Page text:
City of Mandeville prairie habitat conservation area, kickin’ like Bruce Lee!

If you’re looking for a good example of what a cool landscape via seed can be, head on over to Mandeville’s 1-acre, yearling prairie conservation garden and you will see that the proof is in the pudding, folks!

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a handful of the very aromatic Lemon Bee Balm – several (maybe ten) thousand plants are flowering now at the Mandeville garden right now, making for some hap-hap-happy bees and butterflies – and lots of the color purple!

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a grass-stage Long Leaf Pine, being all chummy with the flowering plants and cool grasses in the Causeway Approach garden, above

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this is the smaller of the two gardens – a tear-drop shaped area surrounded by mown turf grass.

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Long Leaf Pines in a blanket of Bluestem grass – and flowering plants, above

Dr. Charles Allen is right. Just put the seed out and it’ll grow!

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Pine prairie via seed at the corner of 190 and Causeway Approach (east), above. Photos of this garden do not even touch what the reality is on the ground. You have to walk it first-hand to really see and appreciate the garden – its quite delightful, exhilarating!

I impressed myself – ha

We will be burning these gardens in a month or so, as they have lots of fuel for a controlled burn, ya’ll. Let me know if you want to be there and I will try to give you a heads-up when its time.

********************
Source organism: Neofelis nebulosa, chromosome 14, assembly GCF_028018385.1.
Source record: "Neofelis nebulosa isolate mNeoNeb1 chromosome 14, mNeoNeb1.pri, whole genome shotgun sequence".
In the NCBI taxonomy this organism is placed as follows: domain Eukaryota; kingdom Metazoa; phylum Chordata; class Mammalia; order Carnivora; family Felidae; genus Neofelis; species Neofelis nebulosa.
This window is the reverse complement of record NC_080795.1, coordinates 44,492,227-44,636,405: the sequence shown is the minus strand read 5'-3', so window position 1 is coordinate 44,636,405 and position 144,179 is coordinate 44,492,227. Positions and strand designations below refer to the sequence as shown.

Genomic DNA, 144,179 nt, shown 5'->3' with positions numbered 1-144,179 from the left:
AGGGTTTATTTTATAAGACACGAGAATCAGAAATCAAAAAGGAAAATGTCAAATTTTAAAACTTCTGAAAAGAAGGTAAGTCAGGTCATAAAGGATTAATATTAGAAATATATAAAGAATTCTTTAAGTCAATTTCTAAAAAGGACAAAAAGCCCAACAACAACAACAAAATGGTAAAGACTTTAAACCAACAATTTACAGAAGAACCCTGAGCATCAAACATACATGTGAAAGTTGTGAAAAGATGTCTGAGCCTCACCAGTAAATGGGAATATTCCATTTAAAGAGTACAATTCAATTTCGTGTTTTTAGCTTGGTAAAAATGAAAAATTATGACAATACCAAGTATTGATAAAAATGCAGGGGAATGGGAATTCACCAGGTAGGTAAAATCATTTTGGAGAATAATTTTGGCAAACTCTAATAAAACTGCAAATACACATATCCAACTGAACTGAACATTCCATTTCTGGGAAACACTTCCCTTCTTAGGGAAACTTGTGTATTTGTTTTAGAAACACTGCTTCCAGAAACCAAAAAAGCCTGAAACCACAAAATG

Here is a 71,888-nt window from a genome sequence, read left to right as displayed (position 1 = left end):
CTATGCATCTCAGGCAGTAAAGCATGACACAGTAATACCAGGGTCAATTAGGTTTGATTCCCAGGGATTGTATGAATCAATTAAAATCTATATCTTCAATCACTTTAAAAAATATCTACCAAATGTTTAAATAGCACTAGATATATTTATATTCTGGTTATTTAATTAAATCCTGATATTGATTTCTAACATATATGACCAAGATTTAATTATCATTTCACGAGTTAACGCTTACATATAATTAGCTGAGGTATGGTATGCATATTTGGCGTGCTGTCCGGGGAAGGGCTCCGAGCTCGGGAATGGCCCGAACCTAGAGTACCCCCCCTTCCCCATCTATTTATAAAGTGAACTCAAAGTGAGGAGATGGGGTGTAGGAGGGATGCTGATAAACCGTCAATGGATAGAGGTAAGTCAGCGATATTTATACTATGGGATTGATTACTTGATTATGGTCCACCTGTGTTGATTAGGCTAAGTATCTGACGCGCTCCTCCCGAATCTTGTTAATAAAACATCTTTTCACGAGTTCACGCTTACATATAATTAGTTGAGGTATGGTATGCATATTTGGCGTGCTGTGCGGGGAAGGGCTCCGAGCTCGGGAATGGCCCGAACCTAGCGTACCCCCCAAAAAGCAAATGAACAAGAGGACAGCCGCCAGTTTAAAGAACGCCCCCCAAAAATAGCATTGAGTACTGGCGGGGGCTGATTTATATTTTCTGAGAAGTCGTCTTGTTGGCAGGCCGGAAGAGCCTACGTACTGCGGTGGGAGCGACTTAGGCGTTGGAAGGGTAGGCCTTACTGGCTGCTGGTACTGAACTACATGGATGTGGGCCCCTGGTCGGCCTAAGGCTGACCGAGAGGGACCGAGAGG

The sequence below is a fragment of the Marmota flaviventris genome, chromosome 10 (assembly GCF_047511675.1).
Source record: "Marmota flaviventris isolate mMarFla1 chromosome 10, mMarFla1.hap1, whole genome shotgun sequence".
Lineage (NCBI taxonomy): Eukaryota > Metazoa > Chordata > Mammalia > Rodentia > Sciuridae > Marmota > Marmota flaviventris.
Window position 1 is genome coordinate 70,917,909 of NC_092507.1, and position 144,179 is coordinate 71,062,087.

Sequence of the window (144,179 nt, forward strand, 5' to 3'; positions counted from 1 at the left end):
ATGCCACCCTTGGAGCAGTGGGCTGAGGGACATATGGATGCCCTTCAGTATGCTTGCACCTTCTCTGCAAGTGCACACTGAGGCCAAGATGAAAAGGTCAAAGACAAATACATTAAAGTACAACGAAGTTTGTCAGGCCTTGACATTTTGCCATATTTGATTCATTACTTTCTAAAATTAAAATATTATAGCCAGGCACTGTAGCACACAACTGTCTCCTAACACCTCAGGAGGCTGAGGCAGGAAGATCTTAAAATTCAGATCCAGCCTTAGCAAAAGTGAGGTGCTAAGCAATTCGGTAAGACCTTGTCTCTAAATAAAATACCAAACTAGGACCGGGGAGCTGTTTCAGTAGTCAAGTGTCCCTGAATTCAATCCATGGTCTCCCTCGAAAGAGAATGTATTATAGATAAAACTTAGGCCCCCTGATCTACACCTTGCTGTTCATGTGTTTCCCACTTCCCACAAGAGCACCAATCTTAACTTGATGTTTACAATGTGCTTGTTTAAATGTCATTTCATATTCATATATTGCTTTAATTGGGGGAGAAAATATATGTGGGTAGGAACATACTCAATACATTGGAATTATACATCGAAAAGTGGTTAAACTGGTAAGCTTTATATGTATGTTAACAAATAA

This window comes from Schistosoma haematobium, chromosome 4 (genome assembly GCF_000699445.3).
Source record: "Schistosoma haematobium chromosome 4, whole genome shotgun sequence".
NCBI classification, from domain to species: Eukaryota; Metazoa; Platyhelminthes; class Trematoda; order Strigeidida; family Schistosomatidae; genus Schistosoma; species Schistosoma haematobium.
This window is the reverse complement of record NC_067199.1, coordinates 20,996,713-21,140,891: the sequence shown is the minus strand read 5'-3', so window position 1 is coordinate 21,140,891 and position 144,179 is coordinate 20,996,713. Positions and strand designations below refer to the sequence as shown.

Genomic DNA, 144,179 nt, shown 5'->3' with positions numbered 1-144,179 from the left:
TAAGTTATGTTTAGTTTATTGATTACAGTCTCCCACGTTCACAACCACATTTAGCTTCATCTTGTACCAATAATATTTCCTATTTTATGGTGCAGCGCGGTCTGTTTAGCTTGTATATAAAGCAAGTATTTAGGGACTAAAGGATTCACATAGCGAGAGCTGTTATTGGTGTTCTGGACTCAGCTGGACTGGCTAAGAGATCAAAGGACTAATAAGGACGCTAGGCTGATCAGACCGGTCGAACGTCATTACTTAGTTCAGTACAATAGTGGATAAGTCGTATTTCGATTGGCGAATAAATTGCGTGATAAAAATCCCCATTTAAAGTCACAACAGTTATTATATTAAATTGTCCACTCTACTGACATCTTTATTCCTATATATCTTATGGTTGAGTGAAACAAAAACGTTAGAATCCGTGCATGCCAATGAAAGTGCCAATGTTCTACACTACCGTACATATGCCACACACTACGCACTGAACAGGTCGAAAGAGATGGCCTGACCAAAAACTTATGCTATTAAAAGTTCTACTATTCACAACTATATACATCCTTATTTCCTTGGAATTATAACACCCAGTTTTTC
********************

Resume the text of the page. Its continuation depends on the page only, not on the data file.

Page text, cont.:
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above, from the Vascular Plants of La., Volume III

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Making hay while the sun shines – as of last week, Franklinton, Loosiana’s got 5 new acres cool pine prairie!

Lots and lots of rain this past winter and spring – one for the books.

NEWS FLASH!!! — The weather breaks in perfect time for native prairie planting, at Franklinton, Loosiana project. Yay!

The garden is five acres of upland gardens, with a half acre pond that is a designed wetland. The landscape is designed to capture about 95% or more of the stormwater from the site. There’s a fancy subsurface pipe system that brings much of the water to the pond, via underground, but some large areas drain across the surface of the ground, to the pond-wetland area. The pipe system is designed to permanently hold a massive amount of water, I am told, as part of the pond water “storage/ recharge” system.

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The northern section of the prairie garden brings surface water to the wetland through this swale, above. Lots of bare ground. But we got two nice rains – which will last a couple of weeks – hoping for another rain before June. Fingers crossed!!!

We’ve included a cool nurse crop for the garden to hold ground and provide pollinator activity and what could be a good color display, with pink Zinnias, Purple Basil, White Cleome, with a dash of Mexican Sunflower (Tithonia). saweet! Yo! Butterflies! Dinner is almost served!!!

planted seed in the dusty powder-dirt! Yea, baby!!!